What is Mushrooms And Friends?
Picture a world of high colour, high contrast, and high ‘weird’. Where the fleshy gilled sits beside the leathery, among the verdant, shiny, waxy, spongey, frondular… the tactile adjectives are endless. Welcome to Mushrooms and Friends, a three-issue zine showcasing the macroscopic otherworldliness of fungi in dreamy still-life arrangements.
When US artist and animator Phyllis Ma first stepped into a mushroom farm in Brooklyn in 2019, she felt like she had “stepped onto the set of a sci-fi film”. This alienated yet endlessly curious sensibility infuses her photo zines with a ‘boldly going’ vibe that complements a palette that could best be described as 1960s Star Trek. She “fell into a mushroom obsession,” she admits, “and that’s where I am now.”
The fun and retro-tinged style does not belie the inherent strangeness of the creature-plant-others known to most of us as mushrooms. If anything, it enhances it. Encounters between multiple life-forms are also behind the title: “It has a double meaning for me,” she explains. “In a sense, mushrooms have a lot of ‘friends’ in the ecosystem. They form complex relationships with insects, birds, plants and other organisms. The other interpretation is referring to the friends that I’ve made through studying fungi.”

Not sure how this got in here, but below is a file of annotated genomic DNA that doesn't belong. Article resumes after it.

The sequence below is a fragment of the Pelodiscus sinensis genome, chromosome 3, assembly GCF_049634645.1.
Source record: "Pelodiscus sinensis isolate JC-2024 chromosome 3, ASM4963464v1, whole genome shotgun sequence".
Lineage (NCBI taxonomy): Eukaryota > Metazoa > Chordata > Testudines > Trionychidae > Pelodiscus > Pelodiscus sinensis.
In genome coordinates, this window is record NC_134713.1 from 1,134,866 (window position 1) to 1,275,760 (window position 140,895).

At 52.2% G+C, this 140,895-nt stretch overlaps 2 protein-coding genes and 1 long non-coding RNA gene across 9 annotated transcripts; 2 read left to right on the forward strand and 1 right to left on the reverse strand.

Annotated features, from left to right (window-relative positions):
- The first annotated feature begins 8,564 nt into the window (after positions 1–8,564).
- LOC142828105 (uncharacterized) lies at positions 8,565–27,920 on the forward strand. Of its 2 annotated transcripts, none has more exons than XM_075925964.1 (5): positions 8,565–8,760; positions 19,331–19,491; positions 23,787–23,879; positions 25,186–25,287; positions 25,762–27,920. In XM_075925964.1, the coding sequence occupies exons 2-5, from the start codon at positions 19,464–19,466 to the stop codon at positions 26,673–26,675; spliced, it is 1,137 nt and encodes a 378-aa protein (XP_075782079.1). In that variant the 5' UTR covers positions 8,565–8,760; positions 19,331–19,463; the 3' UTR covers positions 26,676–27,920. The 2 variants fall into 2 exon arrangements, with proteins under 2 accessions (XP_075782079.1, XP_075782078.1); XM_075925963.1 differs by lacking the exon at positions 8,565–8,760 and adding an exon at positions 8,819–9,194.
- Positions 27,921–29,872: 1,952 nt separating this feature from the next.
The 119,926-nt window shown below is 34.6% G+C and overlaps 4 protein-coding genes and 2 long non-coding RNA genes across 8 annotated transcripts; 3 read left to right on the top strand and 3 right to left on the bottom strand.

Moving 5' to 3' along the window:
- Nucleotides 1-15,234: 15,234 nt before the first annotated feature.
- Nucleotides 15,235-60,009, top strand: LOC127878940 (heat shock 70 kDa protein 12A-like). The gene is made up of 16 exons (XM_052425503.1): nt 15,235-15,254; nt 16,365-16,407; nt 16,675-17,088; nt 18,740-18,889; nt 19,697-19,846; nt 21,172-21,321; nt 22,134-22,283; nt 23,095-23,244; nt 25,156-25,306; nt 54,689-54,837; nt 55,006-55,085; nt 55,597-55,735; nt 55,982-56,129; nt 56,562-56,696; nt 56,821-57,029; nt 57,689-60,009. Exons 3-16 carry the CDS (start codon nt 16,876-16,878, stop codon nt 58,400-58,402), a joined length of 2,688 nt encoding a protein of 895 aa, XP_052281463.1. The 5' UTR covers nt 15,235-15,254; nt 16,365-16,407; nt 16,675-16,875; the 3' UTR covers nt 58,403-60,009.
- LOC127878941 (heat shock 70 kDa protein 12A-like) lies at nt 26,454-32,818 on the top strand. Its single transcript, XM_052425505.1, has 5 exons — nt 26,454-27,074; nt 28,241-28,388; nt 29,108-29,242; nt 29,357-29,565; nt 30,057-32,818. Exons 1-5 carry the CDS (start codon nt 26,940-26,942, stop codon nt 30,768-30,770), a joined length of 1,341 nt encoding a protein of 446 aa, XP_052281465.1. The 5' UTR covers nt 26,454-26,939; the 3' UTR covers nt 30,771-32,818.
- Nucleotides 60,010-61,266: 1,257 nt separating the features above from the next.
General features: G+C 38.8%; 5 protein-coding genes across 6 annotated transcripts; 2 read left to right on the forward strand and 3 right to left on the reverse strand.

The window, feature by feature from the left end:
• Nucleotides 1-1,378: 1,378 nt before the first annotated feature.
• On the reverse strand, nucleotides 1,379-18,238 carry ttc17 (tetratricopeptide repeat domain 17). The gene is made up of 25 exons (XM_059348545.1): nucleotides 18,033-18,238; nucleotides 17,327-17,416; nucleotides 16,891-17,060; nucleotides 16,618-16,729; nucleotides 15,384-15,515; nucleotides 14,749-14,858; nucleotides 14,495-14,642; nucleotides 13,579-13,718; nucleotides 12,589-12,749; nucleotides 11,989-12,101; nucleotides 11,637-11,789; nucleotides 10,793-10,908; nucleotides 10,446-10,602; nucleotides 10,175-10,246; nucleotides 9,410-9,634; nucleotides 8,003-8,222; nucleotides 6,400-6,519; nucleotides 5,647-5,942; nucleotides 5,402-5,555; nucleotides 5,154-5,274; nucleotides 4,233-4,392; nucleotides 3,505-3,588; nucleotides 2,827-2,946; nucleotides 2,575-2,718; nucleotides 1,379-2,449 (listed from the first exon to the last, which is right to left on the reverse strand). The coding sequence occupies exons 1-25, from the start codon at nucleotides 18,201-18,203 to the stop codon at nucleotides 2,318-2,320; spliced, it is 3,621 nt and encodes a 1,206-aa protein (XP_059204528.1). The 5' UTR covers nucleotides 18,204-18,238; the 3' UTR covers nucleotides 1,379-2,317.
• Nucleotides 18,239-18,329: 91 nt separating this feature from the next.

Who’s behind it?
New York-based Ma studied fashion and printmaking in the United States and Glasgow, and only got into photography through “a collaboration that started as a joke Instagram account in 2014, making fun of food art. Instead of nicely plated gourmet food, the project featured surreal, unappetising concoctions such as cakes made of hot dogs. “Surprisingly, it helped me get hired as a food photographer.” That account became her first DIY zine, and since then she has retouched photos, published a book, and learned that zine-making is fundamentally “about being creative with whatever skills or resources I have available”.
“Whether it’s a walk in a nearby cemetery or a hike in the mountains of Switzerland, looking for fungi can be quite a mission”
As the title suggests, the zine isn’t a completely solo project. Ma works with mycologists, cultivators and foragers to acquire and identify the organisms she collects in her arrangements. She also works closely with her partner Sam Bruchez, who designs the layouts and accompanies Ma on forays. “Whether it’s a walk in a nearby cemetery or a hike in the mountains of Switzerland, looking for fungi can be quite a mission. It’s definitely much more fun to have an adventure partner!”
Why should you read it?
The zines are concentrated shots of fungal fabulousness and could be a great way to entice friends into the mushroom world. Alternately, they could help with your own enjoyment of these omnipresent but still cryptic life-forms. These images are tinged with a playful solar-punk optimism that says mystery can be fun, and that encounters with the unknown can be positive. And that might well be the energy we need to get us through the future, or at least the rest of the day.
All images courtesy of Phyllis Ma